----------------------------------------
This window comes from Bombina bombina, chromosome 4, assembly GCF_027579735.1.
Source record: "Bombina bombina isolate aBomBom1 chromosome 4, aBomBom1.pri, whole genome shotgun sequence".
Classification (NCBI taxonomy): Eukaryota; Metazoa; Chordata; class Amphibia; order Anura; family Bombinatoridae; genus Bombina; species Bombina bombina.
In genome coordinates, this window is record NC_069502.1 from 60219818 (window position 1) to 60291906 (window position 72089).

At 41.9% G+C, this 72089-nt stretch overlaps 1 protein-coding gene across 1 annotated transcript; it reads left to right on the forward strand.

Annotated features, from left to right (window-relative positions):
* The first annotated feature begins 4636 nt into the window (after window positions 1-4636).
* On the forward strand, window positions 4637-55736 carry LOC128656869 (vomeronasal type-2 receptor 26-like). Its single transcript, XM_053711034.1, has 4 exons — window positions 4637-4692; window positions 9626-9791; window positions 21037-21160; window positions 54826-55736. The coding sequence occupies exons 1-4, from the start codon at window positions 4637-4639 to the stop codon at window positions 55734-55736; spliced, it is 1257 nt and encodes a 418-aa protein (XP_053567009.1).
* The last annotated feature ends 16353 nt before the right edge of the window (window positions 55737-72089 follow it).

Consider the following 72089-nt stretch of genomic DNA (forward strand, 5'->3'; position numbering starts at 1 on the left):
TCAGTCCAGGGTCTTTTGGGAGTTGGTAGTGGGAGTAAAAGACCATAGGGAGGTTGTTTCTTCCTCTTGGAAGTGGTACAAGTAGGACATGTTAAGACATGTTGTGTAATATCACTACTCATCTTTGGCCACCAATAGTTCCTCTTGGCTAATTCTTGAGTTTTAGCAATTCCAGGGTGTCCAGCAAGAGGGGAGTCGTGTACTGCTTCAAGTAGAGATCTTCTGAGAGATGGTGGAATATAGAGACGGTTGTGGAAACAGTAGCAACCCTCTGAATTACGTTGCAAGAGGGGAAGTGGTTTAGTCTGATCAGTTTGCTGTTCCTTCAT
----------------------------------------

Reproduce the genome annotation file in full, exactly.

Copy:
This window comes from Bombina bombina, chromosome 4, assembly GCF_027579735.1.
Source record: "Bombina bombina isolate aBomBom1 chromosome 4, aBomBom1.pri, whole genome shotgun sequence".
Classification (NCBI taxonomy): Eukaryota; Metazoa; Chordata; class Amphibia; order Anura; family Bombinatoridae; genus Bombina; species Bombina bombina.
In genome coordinates, this window is record NC_069502.1 from 60219818 (window position 1) to 60291906 (window position 72089).

At 41.9% G+C, this 72089-nt stretch overlaps 1 protein-coding gene across 1 annotated transcript; it reads left to right on the forward strand.

Annotated features, from left to right (window-relative positions):
* The first annotated feature begins 4636 nt into the window (after window positions 1-4636).
* On the forward strand, window positions 4637-55736 carry LOC128656869 (vomeronasal type-2 receptor 26-like). Its single transcript, XM_053711034.1, has 4 exons — window positions 4637-4692; window positions 9626-9791; window positions 21037-21160; window positions 54826-55736. The coding sequence occupies exons 1-4, from the start codon at window positions 4637-4639 to the stop codon at window positions 55734-55736; spliced, it is 1257 nt and encodes a 418-aa protein (XP_053567009.1).
* The last annotated feature ends 16353 nt before the right edge of the window (window positions 55737-72089 follow it).

Consider the following 72089-nt stretch of genomic DNA (forward strand, 5'->3'; position numbering starts at 1 on the left):
TCAGTCCAGGGTCTTTTGGGAGTTGGTAGTGGGAGTAAAAGACCATAGGGAGGTTGTTTCTTCCTCTTGGAAGTGGTACAAGTAGGACATGTTAAGACATGTTGTGTAATATCACTACTCATCTTTGGCCACCAATAGTTCCTCTTGGCTAATTCTTGAGTTTTAGCAATTCCAGGGTGTCCAGCAAGAGGGGAGTCGTGTACTGCTTCAAGTAGAGATCTTCTGAGAGATGGTGGAATATAGAGACGGTTGTGGAAACAGTAGCAACCCTCTGAATTACGTTGCAAGAGGGGAAGTGGTTTAGTCTGATCAGTTTGCTGTTCCTTCAT